clock menu more-arrow no yes mobile

Filed under:

2023 could be the year of Heston Kjerstad

After an up-and-down 2022, the former No. 2 pick is putting together a hot streak that could end with an MLB debut this season.

NL Fall Stars v AL Fall Stars Photo by Chris Bernacchi/Diamond Images via Getty Images

Spring training games are underway at Ed Smith Stadium in Sarasota, and with every new spring comes the renewal of our license to dream. After seeing the first wave of new talent reach the big leagues in 2022, the current dreams of many Orioles fans center on the players set to make their debuts this season.

For every discussion of whether or not Grayson Rodriguez will make the opening day rotation, there are those dreaming of just how dominant the young right-hander will be. For every fan debating how the likes of Anthony Santander, Austin Hays, Ryan McKenna and Kyle Stowers should be used across the outfield, there are those eagerly dreaming of the moment Colton Cowser takes his place as an everyday starter.

Without a doubt, though, the Baby Bird that represents both the biggest enigma and the loftiest of dreams is outfielder Heston Kjerstad. His two home runs to begin spring ball on Saturday served as a reminder of the extreme level of talent the former No. 2 overall pick possesses.

At times, there was a foreboding sense that Kjerstad would epitomize the idea that Mike Elias’ draft approach was not infallible. Every time people lauded draft success stories like Gunnar Henderson, Joey Ortiz, Coby Mayo, there would be someone to say “yeah, well what about Kjerstad?”

Between the effects of the pandemic and bouts of myocarditis and hamstring problems, the former Arkansas Razorback found himself in a bit of wilderness to begin his professional career. And for the longest time, the way Kjerstad began his time as an Oriole stilled loomed over Birdland’s dreams for the player.

After all, the sweet-swinging lefty’s first full professional season could best be described as a roller coaster. He began the year dominating at Low-A Delmarva—to the tune of a .463/.551/.650 triple slash over 22 games—only for expectations to be quickly tempered upon his arrival in Aberdeen.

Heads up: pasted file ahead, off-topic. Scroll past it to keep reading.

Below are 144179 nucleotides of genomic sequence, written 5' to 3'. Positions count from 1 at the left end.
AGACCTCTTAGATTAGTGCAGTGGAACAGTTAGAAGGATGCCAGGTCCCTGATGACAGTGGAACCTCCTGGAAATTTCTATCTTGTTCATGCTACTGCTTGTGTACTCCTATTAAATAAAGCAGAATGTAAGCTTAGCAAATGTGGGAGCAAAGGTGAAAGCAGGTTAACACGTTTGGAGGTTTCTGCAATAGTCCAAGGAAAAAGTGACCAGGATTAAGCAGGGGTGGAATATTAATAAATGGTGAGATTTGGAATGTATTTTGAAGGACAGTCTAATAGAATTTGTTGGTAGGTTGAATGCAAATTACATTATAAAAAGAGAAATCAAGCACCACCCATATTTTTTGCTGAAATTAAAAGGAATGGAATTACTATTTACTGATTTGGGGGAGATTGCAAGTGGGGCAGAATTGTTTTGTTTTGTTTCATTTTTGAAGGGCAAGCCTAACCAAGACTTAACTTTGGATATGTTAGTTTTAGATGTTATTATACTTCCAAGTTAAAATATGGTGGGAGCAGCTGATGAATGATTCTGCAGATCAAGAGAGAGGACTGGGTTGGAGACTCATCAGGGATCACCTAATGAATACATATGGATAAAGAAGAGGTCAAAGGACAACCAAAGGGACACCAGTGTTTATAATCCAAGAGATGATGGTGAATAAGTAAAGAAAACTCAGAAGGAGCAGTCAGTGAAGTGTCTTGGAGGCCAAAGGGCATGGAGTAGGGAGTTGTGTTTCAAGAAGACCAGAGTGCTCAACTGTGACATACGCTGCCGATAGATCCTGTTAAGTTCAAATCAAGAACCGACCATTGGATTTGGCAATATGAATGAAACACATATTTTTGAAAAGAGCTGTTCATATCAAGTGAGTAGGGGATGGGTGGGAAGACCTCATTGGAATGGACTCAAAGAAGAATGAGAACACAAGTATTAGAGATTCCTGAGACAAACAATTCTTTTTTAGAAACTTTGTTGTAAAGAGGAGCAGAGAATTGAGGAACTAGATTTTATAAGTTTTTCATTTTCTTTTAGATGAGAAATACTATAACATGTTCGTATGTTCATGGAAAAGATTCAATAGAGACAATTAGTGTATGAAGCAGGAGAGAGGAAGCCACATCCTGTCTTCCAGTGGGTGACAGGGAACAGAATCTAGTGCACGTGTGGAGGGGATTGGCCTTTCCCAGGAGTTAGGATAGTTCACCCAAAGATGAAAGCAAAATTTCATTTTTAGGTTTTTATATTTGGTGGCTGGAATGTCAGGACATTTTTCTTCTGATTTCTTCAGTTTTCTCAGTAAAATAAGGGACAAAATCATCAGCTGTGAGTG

Over his first two months as an IronBird, Kjerstad managed only a .220 average with more strikeouts (37) than hits (29). His prodigious power was also missing in action, as he mustered just two home runs and nine total extra-base hits over those first 35 games at High-A. While it was nice to see Kjerstad playing regular baseball after his two-year hiatus, the results still spoke to a player whose luster as a prospect had certainly dimmed.

Then the calendar turned to September 2022 and a new Kjerstad emerged. The outfielder finished the minor league season with a much-improved showing, raising his average to .278 while boosting his slugging percentage by 130 points. He was once again driving the ball with authority and—more importantly—consistency.

This rise in production culminated with his most impressive feat to date: taking home MVP honors in the Arizona Fall League. Facing a level of competition more similar to what he’s likely to see at Double-A, Kjerstad put up a jaw-dropping .357/.385/.622 triple slash with a league-leading 15 XBHs. The Fall League performance represented a full-circle moment for Kjerstad, with him finally reestablishing the momentum as a prospect that he had when he was drafted.

With Kjerstad’s development finally hitting a positive upswing, the questions now surrounding him are “can he continue this hot streak at higher levels?” and “what does his path look like if he can?” While it seems likely that Kjerstad begins the season back at High-A, it also wouldn’t be surprising to see him in Bowie come May.

Then, once a prospect reaches the Double-A level, he’s only one hot month away from a call-up directly to the bigs. This feels especially true for a prospect like Kjerstad. The outfielder is entering his age-24 season and offers a power upside that no one in Baltimore—outside of maybe Gunnar Henderson—currently offers. That mix of age and power threat should mean the front office is willing to give him a shot in Baltimore.

Elias & Co. drafted Kjerstad thinking/hoping they were getting someone who could put up Yordan Alvarez/Kyle Schwarber power numbers as a left-handed hitting outfielder. Even with the graduation of Kyle Stowers and the impending promotion of Cowser, Kjerstad offers a skill set that the current mix of O’s outfielders doesn’t possess. For those that yearn for the days of Nelson Cruz or Mark Trumbo patrolling the corner outfield while launching 40+ HRs, Kjerstad is the answer to that yearning.

And yes, usually it’s a little far-fetched to think that a player could go from struggling at High-A to making a major league roster in a year’s time. However, this current iteration of the Orioles organization has shown a particular talent for unlocking talent at seemingly a moment’s notice. After all, a year ago no one expected Felix Bautista, Kyle Bradish and Gunnar Henderson to make meaningful impacts for the Orioles in 2022.

Yes, the organizational outfield depth has certainly grown considerably from the days of rolling out Dwight Smith Jr., Stevie Wilkerson and Joey Rickard. To earn a role in Baltimore, Kjerstad will have to not only show continued growth but fight off competition from Stowers, Cowser, Adam Frazier, Terrin Vavra and more. It won’t be an easy task. However, the Orioles are not building this team just to be better than they were before the rebuild. Elias, Brandon Hyde and the rest of the team’s decision-makers are building a team that can compete with the best of the American League. The big lefty’s power in the middle of the lineup can help them do just that. So if Kjerstad is launching home runs in Bowie or Norfolk later this year, the front office should not hesitate to bring him up this season.